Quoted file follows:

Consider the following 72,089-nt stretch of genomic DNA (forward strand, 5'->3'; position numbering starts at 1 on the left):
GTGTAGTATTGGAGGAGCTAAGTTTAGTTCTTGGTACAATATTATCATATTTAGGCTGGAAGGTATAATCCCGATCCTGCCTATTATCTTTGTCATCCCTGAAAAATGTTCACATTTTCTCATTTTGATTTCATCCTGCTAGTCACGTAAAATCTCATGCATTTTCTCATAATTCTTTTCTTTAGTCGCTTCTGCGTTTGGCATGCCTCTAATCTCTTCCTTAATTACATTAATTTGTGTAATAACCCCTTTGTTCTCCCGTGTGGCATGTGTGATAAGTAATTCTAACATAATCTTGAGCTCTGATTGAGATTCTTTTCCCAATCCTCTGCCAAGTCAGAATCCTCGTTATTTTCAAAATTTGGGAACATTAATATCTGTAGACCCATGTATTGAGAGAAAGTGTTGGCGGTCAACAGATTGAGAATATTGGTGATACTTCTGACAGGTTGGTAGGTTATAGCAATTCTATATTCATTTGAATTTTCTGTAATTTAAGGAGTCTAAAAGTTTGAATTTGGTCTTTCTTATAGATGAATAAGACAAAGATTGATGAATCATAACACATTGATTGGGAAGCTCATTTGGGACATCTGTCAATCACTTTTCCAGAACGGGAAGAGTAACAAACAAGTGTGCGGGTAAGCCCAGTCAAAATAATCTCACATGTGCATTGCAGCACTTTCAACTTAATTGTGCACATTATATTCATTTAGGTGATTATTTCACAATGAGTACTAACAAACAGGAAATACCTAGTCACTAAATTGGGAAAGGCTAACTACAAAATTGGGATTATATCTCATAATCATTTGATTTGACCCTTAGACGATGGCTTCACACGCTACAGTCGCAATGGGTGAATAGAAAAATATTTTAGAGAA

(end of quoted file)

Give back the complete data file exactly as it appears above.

Consider the following 72,089-nt stretch of genomic DNA (forward strand, 5'->3'; position numbering starts at 1 on the left):
GTGTAGTATTGGAGGAGCTAAGTTTAGTTCTTGGTACAATATTATCATATTTAGGCTGGAAGGTATAATCCCGATCCTGCCTATTATCTTTGTCATCCCTGAAAAATGTTCACATTTTCTCATTTTGATTTCATCCTGCTAGTCACGTAAAATCTCATGCATTTTCTCATAATTCTTTTCTTTAGTCGCTTCTGCGTTTGGCATGCCTCTAATCTCTTCCTTAATTACATTAATTTGTGTAATAACCCCTTTGTTCTCCCGTGTGGCATGTGTGATAAGTAATTCTAACATAATCTTGAGCTCTGATTGAGATTCTTTTCCCAATCCTCTGCCAAGTCAGAATCCTCGTTATTTTCAAAATTTGGGAACATTAATATCTGTAGACCCATGTATTGAGAGAAAGTGTTGGCGGTCAACAGATTGAGAATATTGGTGATACTTCTGACAGGTTGGTAGGTTATAGCAATTCTATATTCATTTGAATTTTCTGTAATTTAAGGAGTCTAAAAGTTTGAATTTGGTCTTTCTTATAGATGAATAAGACAAAGATTGATGAATCATAACACATTGATTGGGAAGCTCATTTGGGACATCTGTCAATCACTTTTCCAGAACGGGAAGAGTAACAAACAAGTGTGCGGGTAAGCCCAGTCAAAATAATCTCACATGTGCATTGCAGCACTTTCAACTTAATTGTGCACATTATATTCATTTAGGTGATTATTTCACAATGAGTACTAACAAACAGGAAATACCTAGTCACTAAATTGGGAAAGGCTAACTACAAAATTGGGATTATATCTCATAATCATTTGATTTGACCCTTAGACGATGGCTTCACACGCTACAGTCGCAATGGGTGAATAGAAAAATATTTTAGAGAA